Endocrine disruptors: Report exposes scale of contamination as Parliament vote looms

Oranges contain some of the highest levels of endocrine disruptors found in EU fruit. [Kyle McDonald/Flickr]

More than one-third of all fruit consumed in the EU is contaminated with residues of endocrine disrupting pesticides, according to a study published on Tuesday (3 October), a day before MEPs vote on the European Commission’s controversial endocrine disruptor criteria.

The study, carried out by the NGO Pesticide Action Network (PAN Europe), found that 68% of European fruit contained traces of pesticides and 34% contained residues of 27 potentially harmful endocrine disrupting pesticides (EDPs). For vegetables, the figures were slightly lower but still striking: 41% contained pesticide residues and 14% contained EDPs.

Endocrine disruptors are suspected of having many negative health impacts, including increasing the risk of cancer, causing developmental problems in foetuses and new-born children and damaging reproductive systems.

According to the NGO, which used data collected by EU member states in 2015, citrus fruits were the worst offenders, with 46-57% of mandarins, oranges and grapefruits containing potentially harmful hormone-disrupting chemicals. Close behind were peaches, grapes and strawberries, 34-45% of which were found to contain EDPs. The worst-affected vegetables were celery and rocket, with 35-40% of those tested found to contain EDPs.

Close behind were peaches, grapes and strawberries, as EDPs were found in 34-45% of the tested samples. The worst-affected vegetables were celery and rocket, with 35-40% of those tested found to contain EDPs.

Producers in the south, consumers in the north

Fruits and vegetables produced in southern Europe were more likely to contain EDPs. Spain (35% of all produce), Greece (25%) and Italy (23%) are the leaders in this regard. Yet the countries of northern Europe, including Ireland (42%), Sweden (34%) and the Netherlands (32%), are the biggest consumers of produce with EDP residues.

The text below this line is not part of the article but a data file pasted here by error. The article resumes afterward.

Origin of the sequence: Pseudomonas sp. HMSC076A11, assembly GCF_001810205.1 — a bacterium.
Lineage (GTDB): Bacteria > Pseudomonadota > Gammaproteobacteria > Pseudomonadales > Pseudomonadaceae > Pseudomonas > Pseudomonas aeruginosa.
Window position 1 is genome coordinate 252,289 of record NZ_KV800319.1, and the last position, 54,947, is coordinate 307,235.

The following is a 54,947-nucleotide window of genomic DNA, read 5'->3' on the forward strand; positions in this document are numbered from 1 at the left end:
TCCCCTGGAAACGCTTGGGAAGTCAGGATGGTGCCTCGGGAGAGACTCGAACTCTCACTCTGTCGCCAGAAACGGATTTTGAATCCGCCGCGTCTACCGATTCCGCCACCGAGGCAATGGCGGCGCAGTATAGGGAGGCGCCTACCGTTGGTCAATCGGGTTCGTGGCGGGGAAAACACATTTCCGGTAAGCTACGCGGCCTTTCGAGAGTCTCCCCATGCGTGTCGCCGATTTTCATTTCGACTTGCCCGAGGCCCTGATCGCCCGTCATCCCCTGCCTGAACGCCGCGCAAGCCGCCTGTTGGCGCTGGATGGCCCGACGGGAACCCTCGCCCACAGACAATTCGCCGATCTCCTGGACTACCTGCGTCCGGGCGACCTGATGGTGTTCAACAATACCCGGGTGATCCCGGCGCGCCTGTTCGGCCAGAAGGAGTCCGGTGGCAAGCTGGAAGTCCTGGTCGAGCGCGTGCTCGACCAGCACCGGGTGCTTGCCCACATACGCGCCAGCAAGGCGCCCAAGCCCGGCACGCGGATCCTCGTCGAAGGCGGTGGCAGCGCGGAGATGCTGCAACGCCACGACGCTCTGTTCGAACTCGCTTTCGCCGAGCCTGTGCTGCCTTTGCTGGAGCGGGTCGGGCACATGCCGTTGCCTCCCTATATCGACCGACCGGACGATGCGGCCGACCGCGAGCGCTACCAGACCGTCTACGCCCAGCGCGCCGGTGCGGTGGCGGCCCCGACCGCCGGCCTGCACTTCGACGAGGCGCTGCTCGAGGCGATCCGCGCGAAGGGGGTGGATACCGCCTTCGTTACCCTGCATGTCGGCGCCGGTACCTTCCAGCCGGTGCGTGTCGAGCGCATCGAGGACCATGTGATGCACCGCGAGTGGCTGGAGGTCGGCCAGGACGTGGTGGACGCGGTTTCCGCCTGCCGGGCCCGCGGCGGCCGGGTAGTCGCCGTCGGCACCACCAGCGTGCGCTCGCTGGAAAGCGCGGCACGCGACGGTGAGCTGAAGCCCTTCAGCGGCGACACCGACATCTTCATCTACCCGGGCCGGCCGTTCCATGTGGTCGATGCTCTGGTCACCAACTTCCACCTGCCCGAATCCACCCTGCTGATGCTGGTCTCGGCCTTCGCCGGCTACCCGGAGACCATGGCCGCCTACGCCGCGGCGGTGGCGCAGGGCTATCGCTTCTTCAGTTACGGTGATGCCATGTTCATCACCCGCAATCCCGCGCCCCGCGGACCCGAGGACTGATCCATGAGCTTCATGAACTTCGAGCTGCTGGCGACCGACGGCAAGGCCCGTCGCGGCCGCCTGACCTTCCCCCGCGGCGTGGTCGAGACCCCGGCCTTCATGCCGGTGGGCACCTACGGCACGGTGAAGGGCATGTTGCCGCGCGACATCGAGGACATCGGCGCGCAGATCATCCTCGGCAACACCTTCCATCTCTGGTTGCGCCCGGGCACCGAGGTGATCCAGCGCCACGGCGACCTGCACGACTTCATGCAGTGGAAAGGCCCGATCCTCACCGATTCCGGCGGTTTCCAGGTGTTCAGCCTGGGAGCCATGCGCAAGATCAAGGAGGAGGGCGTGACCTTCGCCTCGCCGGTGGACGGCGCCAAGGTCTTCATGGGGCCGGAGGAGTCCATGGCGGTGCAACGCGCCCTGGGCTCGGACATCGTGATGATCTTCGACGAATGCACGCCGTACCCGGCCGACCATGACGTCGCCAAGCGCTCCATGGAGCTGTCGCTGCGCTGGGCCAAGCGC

On Wednesday, MEPs will vote on whether to accept the Commission’s proposed criteria for endocrine disruptors, which were rejected by the European Parliament’s environment (ENVI) committee last week and have been criticised by health and environmental campaigners for failing to protect people or the environment.

MEPs vote down endocrine disruptor criteria, back acrylamide regulation

The European Parliament’s environment committee objected to the Commission’s proposed criteria for endocrine disruptors on Thursday (28 September), and threw out another objection to the executive’s proposal to regulate levels of cancer-causing acrylamide in food.

The EU executive said the criteria were an important step towards greater protection of EU citizens from harmful substances. Speaking after the adoption of the criteria by member state experts in July, Health Commissioner Vytenis Andriukaitis said:

“Once implemented, the text will ensure that any active substance used in pesticides which is identified as an endocrine disruptor for people or animals can be assessed and withdrawn from the market.”

Burden of proof

But for PAN Europe, the criteria demand “too high a burden of proof”, which means they will ultimately be applied to a limited array of chemicals.

What is more, the proposal to exempt chemicals specifically designed to act on the endocrine systems of insects, even if they may also damage hormone function in non-target animals including humans, is “incompatible with the aim of the regulation to provide a high level of protection for humans”, the NGO says.

EU experts agree on criteria for endocrine disrupting chemicals in pesticides

Experts from the 28 EU member states approved on Tuesday (4 July) a proposed list of criteria to identify endocrine disruptors in plant protection products – a move presented by the European Commission as a step towards a broader regulatory system for similar chemicals used in cosmetics, toys and food packaging.

Angeliki Lysimachou, an environmental toxicologist, said: “A matter of such importance, involving our food and affecting the most vulnerable, demands immediate action and if EU regulators fail to protect us, then it’s down to member states to take action. These chemicals have no place neither on our table, nor in the production of our food.”